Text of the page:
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[15 comments]

Steel This Starbucks Card, Part Two

December 5, 2013

When Starbucks introduced its limited edition stainless steel Metal Card in 2012 at a price of $450, I was among the few (15 percent) on RetailWire who thought the company would not sell the 5,000 the coffee chain offered for sale on Gilt.com. I was wrong.

This year, the coffee chain is back with card at the same price ($400 is loaded onto the card for purchases), but it's making it even harder to get them. As was the case last year, you can't buy the card in a Starbucks or on the company's site. You'll have to go to Gilt.com (www.gilt.com/starbucksrose) at noon EST tomorrow and order one of only 1,000 being sold.

Last year, according to Starbucks, it took about six minutes for 5,000 cards to be sold. With only 1,000 available this year, that timeframe should be cut substantially.

According to the coffee company, roughly 10 percent of adults in the U.S. received a Starbucks gift card last December. Cliff Burrows, group president of the Americas, Europe, the Middle East and Africa for Starbucks, told USA Today that the company's cards are the most "gifted" item in the country. By making the Metal Card even harder to get, demand may actually intensify.

"If something is hard to get, it takes on irrational value," Steven Addis, a brand consultant, told USA Today. "By making it even harder to get, the irrationality goes up."

The Metal Card bestows upon its holder Gold Level status, including free refills and other perks. Each hand-assembled card, according to Starbucks, "features a gorgeous artisan rose base metal with rose colored coating, laser-etched with traditional Starbucks lettering."

FINANCIALS:     [NASDAQ:SBUX] [ ]

Discussion Questions:

What do you think of Starbucks issuing only 1,000 Metal Starbucks Cards this year vs. 5,000 in 2012? Are there opportunities for other retailers to make better use of forced scarcity programs?

While we value unfettered opinion, we urge you to show respect and courtesy for people or companies about whom you comment. Keep in mind that this is a public, professional business discussion. RetailWire reserves the right to edit or refuse the publication of remarks that we deem unsuitable. We may also correct for unintended spelling and grammatical errors.

Instant Poll:

Do you agree or disagree with Starbucks decision to make only 1,000 Metal Cards this year versus the 5,000 it sold in 2012?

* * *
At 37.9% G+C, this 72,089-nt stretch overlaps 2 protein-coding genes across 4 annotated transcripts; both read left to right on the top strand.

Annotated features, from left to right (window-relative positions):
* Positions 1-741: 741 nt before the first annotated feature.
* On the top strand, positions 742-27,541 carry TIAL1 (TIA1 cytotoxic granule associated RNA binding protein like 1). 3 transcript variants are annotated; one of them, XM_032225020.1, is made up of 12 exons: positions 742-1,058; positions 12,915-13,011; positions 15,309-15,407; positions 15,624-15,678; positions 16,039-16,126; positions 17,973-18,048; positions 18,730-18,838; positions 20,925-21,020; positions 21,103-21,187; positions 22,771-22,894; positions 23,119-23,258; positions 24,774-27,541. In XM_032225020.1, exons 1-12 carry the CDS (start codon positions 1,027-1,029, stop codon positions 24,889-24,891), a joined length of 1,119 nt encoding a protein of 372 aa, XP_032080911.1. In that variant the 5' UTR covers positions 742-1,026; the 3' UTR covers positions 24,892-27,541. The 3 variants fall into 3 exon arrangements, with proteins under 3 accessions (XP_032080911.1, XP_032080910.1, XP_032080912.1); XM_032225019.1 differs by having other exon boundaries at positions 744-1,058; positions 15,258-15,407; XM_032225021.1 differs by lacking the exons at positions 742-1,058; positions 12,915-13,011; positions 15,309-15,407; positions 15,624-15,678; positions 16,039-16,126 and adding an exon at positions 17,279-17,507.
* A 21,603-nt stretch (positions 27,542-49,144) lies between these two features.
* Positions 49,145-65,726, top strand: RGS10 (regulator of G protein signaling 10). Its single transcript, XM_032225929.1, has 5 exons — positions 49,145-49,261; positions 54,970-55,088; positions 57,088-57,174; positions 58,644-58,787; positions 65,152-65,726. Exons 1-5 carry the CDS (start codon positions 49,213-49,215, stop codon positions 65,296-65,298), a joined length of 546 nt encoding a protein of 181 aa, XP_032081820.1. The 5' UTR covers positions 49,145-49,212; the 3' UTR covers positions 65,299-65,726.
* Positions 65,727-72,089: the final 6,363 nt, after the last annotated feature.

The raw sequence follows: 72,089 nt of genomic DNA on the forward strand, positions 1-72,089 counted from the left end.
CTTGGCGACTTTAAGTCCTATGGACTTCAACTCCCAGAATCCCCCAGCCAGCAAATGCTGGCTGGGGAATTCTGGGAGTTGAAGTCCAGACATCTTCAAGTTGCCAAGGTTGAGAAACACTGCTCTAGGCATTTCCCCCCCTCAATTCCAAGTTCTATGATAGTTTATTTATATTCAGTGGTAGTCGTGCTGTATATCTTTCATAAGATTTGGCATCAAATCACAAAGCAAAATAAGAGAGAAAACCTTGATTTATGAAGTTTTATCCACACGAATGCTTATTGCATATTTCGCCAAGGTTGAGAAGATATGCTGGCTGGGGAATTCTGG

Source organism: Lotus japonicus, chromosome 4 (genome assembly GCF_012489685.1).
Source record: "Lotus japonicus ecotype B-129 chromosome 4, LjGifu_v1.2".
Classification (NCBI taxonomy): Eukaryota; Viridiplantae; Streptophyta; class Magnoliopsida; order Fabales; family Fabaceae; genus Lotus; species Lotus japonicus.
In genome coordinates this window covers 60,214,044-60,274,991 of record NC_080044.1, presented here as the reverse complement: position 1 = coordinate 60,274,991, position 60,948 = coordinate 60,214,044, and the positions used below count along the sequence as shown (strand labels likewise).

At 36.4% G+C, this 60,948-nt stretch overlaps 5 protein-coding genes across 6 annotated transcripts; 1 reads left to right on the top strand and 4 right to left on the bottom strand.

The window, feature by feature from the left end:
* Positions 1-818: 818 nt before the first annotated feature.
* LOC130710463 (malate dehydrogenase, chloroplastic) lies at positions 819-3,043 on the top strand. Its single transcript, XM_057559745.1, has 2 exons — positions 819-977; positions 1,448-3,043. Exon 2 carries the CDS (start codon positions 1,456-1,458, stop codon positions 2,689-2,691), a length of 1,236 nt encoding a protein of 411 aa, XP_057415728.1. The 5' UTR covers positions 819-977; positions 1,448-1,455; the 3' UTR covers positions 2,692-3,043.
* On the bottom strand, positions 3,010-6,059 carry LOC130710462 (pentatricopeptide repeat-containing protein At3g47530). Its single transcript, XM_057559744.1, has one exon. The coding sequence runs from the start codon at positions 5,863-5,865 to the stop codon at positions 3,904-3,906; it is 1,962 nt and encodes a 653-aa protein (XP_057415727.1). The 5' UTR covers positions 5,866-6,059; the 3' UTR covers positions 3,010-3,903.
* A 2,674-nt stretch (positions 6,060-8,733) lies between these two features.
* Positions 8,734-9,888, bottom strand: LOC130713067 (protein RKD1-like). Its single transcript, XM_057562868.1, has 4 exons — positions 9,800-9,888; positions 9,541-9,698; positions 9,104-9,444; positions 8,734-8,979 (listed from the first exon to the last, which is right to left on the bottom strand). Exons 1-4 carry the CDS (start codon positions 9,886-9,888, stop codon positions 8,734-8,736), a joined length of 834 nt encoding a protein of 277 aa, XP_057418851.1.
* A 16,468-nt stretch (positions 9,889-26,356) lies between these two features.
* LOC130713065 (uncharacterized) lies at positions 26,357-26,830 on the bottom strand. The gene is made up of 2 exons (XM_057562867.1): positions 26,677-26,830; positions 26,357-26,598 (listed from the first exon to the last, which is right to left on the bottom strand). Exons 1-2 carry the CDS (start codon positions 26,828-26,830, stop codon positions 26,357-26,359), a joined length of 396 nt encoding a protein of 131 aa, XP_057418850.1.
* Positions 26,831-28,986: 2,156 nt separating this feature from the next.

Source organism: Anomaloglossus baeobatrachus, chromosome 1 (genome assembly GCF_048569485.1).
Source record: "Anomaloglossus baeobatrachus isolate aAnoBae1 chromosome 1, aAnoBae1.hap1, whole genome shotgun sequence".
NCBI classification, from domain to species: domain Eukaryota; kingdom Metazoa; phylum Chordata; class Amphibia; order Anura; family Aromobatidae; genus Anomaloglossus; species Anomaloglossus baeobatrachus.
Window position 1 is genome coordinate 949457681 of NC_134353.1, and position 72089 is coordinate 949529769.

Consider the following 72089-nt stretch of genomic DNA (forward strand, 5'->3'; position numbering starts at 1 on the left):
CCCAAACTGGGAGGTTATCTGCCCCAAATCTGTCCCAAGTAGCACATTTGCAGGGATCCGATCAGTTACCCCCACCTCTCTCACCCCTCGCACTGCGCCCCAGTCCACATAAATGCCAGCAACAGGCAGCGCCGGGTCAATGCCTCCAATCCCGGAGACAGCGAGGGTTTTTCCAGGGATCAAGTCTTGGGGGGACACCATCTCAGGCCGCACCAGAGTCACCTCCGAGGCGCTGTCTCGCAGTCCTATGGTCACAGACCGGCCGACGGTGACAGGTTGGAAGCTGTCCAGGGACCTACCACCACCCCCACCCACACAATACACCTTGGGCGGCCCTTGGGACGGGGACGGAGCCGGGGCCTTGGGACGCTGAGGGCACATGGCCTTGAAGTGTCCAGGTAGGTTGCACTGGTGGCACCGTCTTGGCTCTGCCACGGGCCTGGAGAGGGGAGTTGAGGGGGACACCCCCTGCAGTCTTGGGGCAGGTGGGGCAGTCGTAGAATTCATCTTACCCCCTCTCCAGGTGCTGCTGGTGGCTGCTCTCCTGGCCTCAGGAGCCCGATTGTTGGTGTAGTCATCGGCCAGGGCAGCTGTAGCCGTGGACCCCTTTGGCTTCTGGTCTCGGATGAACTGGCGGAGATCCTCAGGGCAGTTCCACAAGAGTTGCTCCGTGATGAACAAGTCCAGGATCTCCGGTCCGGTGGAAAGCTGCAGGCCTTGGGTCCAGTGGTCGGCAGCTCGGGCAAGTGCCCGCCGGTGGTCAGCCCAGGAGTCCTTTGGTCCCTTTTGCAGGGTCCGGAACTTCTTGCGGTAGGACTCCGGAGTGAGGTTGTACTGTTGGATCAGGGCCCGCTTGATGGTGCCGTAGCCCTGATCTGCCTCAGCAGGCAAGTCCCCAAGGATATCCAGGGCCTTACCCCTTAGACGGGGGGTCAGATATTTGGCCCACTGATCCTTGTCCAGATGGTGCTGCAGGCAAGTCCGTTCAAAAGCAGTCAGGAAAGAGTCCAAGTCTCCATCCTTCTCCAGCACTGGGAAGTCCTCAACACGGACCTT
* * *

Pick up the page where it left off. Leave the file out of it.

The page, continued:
Comments:

Disclaimer: While I do drink coffee, I am not a Starbucks coffee fan. That being said, I am an admirer of what they have done with the brand and the loyalty it generates.

By further limiting the card, Starbucks is generating a great deal of publicity for the company and its gift cards. While only a thousand people with have the "honor and privilege" of owning the limited edition card, the publicity will likely drive greater awareness and sales of its regular gift cards. Great marketing. The question is, will they only offer 500 cards next year?

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Steve Montgomery, President, b2b Solutions, LLC

The scarcity tactic works. It reminds me of times in the past when I had to search and search for a certain child's toy during the holiday season. And how about some of the recent iPhone launches? A certain percentage of the consumer population always will want something that is exclusive to a small percentage of shoppers. I don't think it will work for every brand, but Starbucks has surprised some by proving it works for theirs.

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Debbie Hauss, Editor-in-Chief, Retail TouchPoints

I think this is a great promotional advantage for Gilt. In fact, Gilt has more to gain from offering Metal Starbucks Cards than Starbucks. Purchasers who have the wherewithal to invest in this card will have to do so at the Gilt site and who knows what else they will learn and desire regarding the luxury products offered by Gilt.

Can't wait to hear what my RetailWire colleagues think about this. But I see a substantial lift for Gilt revenue and some brand equity reinforcement for Starbucks. Both companies are winners, but Gilt's win is greater.

As for other retailers...maybe Amazon stainless steel card and Dunkin' Donuts? Nah....

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Joan Treistman, President, The Treistman Group LLC

I'm not sure that there is much of a market for a $450 Starbucks card. It's more of a marketing ploy/collectors item.

I think scarcity drives marketing attention/PR for some items, but really isn't much of a driver for sales.

Not much opportunity here other than PR.

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Robert DiPietro, GVP Product Strategy & Business Development, Affinion Group

Issuing a very limited number of cards adds to their allure, and let's face facts, this is more about publicity than profit. Taking in an additional $400,000 is not going to have any impact on Starbucks' bottom line.

People want something that sets them apart from the crowd, a status symbol. This is a relatively inexpensive one, if you can get it.

Starbucks is one of the few companies who could pull this off. This promotion/publicity stunt fits its brand image.

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Max Goldberg, President, Max Goldberg & Associates

Starbucks is in the rarefied air of businesses that can promote this, and sell out. There are enough high-end consumers, who love this stuff, and will snap them up quick. It makes for a cute (boring) conversation with their other friends at cocktail parties...trust me, I have personally been there.